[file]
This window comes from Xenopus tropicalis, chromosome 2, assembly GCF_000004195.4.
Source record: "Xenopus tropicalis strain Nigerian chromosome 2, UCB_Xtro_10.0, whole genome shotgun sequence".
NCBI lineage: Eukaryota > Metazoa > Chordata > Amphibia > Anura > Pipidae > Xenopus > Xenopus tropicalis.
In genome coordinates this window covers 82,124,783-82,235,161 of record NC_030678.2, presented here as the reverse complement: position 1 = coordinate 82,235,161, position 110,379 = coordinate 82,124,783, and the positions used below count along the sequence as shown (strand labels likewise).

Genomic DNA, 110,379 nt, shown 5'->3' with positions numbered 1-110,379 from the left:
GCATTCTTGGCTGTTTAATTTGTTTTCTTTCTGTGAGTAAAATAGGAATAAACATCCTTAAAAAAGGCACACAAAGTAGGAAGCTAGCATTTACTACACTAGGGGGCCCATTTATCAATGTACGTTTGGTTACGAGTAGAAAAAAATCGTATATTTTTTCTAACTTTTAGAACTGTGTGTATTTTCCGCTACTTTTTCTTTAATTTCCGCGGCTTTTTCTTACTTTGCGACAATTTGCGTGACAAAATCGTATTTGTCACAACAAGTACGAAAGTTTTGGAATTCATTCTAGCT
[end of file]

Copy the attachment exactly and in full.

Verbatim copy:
This window comes from Xenopus tropicalis, chromosome 2, assembly GCF_000004195.4.
Source record: "Xenopus tropicalis strain Nigerian chromosome 2, UCB_Xtro_10.0, whole genome shotgun sequence".
NCBI lineage: Eukaryota > Metazoa > Chordata > Amphibia > Anura > Pipidae > Xenopus > Xenopus tropicalis.
In genome coordinates this window covers 82,124,783-82,235,161 of record NC_030678.2, presented here as the reverse complement: position 1 = coordinate 82,235,161, position 110,379 = coordinate 82,124,783, and the positions used below count along the sequence as shown (strand labels likewise).

Genomic DNA, 110,379 nt, shown 5'->3' with positions numbered 1-110,379 from the left:
GCATTCTTGGCTGTTTAATTTGTTTTCTTTCTGTGAGTAAAATAGGAATAAACATCCTTAAAAAAGGCACACAAAGTAGGAAGCTAGCATTTACTACACTAGGGGGCCCATTTATCAATGTACGTTTGGTTACGAGTAGAAAAAAATCGTATATTTTTTCTAACTTTTAGAACTGTGTGTATTTTCCGCTACTTTTTCTTTAATTTCCGCGGCTTTTTCTTACTTTGCGACAATTTGCGTGACAAAATCGTATTTGTCACAACAAGTACGAAAGTTTTGGAATTCATTCTAGCT